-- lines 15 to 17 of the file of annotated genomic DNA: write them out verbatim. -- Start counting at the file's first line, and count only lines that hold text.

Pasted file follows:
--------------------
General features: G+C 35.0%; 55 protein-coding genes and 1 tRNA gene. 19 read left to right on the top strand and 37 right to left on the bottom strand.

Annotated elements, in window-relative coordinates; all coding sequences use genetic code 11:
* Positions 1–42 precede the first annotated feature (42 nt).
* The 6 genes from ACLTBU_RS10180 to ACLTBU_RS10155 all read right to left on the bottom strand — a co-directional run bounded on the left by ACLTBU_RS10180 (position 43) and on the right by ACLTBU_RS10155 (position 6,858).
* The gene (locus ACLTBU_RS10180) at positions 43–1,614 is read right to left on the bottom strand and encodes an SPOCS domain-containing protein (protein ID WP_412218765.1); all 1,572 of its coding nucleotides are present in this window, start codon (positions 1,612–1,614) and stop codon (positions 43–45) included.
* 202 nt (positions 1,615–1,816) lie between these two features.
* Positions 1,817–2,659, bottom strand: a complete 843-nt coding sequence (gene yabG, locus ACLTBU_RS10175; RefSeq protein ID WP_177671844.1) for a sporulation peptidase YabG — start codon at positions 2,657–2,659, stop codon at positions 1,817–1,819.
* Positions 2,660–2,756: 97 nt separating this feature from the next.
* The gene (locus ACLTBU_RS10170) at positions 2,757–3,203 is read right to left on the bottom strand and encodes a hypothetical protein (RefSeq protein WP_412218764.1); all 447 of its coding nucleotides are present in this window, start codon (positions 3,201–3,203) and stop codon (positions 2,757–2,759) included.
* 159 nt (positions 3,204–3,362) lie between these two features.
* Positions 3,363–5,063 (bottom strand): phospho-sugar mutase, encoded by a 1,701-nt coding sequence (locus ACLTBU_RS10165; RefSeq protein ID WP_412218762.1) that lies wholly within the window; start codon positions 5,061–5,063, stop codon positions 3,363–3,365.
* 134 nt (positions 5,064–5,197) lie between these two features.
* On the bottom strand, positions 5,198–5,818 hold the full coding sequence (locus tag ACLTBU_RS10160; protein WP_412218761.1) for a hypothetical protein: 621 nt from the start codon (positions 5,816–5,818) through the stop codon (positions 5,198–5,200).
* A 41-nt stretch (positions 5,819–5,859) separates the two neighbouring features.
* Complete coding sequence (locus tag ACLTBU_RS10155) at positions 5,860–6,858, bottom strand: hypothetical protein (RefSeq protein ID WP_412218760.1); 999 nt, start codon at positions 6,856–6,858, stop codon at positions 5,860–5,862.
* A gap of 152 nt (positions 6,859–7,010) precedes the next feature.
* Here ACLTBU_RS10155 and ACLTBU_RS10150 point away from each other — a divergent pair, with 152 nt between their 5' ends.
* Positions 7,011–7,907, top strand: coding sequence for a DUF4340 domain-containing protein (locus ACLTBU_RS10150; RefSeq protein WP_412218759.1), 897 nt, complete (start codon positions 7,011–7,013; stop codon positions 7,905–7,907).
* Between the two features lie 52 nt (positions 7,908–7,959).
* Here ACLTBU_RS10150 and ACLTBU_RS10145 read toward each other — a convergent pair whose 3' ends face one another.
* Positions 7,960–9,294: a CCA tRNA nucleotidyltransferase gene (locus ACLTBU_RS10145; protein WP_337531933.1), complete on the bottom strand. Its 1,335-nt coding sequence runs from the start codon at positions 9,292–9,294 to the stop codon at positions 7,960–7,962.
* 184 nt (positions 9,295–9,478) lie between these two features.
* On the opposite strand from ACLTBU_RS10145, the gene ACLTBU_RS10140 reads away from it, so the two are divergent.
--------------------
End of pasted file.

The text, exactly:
* Complete coding sequence (locus tag ACLTBU_RS10155) at positions 5,860–6,858, bottom strand: hypothetical protein (RefSeq protein ID WP_412218760.1); 999 nt, start codon at positions 6,856–6,858, stop codon at positions 5,860–5,862.
* A gap of 152 nt (positions 6,859–7,010) precedes the next feature.
* Here ACLTBU_RS10155 and ACLTBU_RS10150 point away from each other — a divergent pair, with 152 nt between their 5' ends.